SLU report details challenges in finances, enrollment
As it approaches its 200th anniversary, Saint Louis University is mobilizing to combat shrinking enrollment, a reduction in federal grants and contracts and a rising amount of scholarship aid paid to its students.
A new report looking at issues raised by the university’s strategic plan cautions that in a changing higher education landscape, SLU must change as well.
“Needless to say,” the report concluded, “times are tense for colleges and universities. The problems are compounded in the Midwest, where the population is declining. We, like universities across the country, are being called upon to make education more accessible, more affordable and more responsive to employers. The pressure is real….
“Without implementing significant changes, an annual loss in the range of $10 to $20 million is projected through our bicentennial year (2018) and beyond. Cumulative financial losses over time constrain our ability to pursue strategic plans, address academic needs, invest in our people, and serve the St. Louis region. The financial situation adds to work-related stress and threatens retention of our talented faculty and staff.”
In a video released to the SLU community, President Fred Pestello said that working groups led by university personnel would now move to work on issues identified in the report, in five major areas:
- Excellence in education and research
- Quality medical care
- Helping bring change locally, nationally and worldwide
- Innovation and entrepreneurship
- A culture rooted in the university’s mission and Jesuit values
“This is a critical moment in our history,” Pestello said. “We must act boldly.”
Following the strategic plan, he added, “will create a more distinctive SLU today, and for the next 200 years.”
And the analysis of challenges to the university echoes his call for how the work should proceed.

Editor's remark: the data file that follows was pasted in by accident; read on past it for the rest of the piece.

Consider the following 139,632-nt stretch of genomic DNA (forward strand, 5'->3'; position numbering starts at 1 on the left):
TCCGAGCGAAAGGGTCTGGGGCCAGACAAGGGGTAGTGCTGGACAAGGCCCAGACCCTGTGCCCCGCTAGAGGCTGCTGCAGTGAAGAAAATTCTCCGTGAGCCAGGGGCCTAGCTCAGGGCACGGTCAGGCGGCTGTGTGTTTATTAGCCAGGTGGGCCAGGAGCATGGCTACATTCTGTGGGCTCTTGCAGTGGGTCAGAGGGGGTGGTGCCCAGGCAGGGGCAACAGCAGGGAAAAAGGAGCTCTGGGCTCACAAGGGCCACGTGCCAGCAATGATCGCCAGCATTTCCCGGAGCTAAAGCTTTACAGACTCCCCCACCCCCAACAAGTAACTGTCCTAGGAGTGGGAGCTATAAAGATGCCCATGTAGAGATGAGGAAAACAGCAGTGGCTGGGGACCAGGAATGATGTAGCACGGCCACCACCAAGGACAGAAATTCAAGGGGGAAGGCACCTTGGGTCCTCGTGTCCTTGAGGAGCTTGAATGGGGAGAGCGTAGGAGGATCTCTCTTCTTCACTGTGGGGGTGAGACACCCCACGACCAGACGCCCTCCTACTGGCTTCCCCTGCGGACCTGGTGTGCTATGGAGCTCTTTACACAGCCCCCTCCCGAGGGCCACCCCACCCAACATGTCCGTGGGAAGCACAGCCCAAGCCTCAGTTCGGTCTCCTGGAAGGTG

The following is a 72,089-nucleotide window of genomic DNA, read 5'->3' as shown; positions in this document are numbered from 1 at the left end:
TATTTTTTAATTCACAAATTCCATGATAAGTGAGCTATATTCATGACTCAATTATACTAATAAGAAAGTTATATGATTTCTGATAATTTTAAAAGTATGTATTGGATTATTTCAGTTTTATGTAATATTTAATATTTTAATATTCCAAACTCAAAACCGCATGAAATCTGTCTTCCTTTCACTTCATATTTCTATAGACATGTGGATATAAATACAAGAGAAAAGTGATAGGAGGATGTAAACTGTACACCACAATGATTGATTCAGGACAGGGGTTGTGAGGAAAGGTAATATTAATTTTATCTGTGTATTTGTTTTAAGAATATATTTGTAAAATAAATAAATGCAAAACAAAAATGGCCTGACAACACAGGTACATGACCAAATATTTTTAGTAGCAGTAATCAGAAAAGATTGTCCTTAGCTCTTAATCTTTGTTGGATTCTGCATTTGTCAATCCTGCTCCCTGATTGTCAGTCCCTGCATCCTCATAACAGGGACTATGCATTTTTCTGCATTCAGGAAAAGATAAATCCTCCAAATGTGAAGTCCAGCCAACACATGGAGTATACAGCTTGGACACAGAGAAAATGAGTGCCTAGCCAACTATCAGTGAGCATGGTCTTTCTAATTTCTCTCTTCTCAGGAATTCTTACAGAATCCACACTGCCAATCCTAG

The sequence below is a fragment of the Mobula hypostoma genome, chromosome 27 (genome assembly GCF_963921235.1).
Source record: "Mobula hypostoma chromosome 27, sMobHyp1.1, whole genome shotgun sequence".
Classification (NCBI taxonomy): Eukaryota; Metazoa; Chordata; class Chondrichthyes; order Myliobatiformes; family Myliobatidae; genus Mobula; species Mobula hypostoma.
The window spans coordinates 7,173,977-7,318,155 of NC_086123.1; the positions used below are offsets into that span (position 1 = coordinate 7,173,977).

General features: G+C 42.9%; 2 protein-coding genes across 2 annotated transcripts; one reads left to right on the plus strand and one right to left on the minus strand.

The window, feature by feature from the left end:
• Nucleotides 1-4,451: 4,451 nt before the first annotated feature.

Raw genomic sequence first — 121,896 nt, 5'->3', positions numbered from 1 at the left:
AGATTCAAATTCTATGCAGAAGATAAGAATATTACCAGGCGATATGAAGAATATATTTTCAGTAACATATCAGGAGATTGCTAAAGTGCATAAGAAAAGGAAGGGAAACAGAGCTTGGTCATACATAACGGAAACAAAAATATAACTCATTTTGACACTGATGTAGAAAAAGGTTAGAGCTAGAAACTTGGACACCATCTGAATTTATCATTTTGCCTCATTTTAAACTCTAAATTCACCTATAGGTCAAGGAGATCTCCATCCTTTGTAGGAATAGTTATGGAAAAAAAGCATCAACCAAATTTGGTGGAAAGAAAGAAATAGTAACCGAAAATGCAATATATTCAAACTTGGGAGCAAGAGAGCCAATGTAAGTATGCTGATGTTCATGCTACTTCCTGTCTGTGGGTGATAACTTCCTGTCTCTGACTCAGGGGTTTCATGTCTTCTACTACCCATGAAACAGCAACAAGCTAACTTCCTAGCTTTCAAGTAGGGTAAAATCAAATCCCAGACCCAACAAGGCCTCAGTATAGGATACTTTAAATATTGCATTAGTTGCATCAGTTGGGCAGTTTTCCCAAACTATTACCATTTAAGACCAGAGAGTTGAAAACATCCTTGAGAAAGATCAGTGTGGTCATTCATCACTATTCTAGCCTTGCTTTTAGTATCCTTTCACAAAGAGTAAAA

“Before we face a crisis,” it said, “we must change. We must act intentionally, guided by data and community input, to become the innovative, nimble organization called for by the strategic plan and required in the changing economy of higher education.
By the numbers
The report showed starkly the trends that have affected SLU in recent years, mirroring similar developments nationwide.
Enrollment, as measured by full-time-equivalent students, has dropped to its lowest level since 2010, at 11,500. At the same time, scholarships and grants as a percentage of tuition and fees is up sharply, to 34 percent last year from 27 percent in 2010, and federal government research grants and contracts are down to $29 million in 2015 from $40 million three years earlier.
Financially, income is down while expenses are up; and compared with its peer institutions, such as Loyola of Chicago, Marquette and Tulane, SLU does not fare well.
Overall private giving has dropped since 2012. A university spokesman said the analysis did not try to determine whether the decline was tied to controversy around that time over the Rev. Lawrence Biondi, the former president who resigned in the wake of a dispute over his leadership.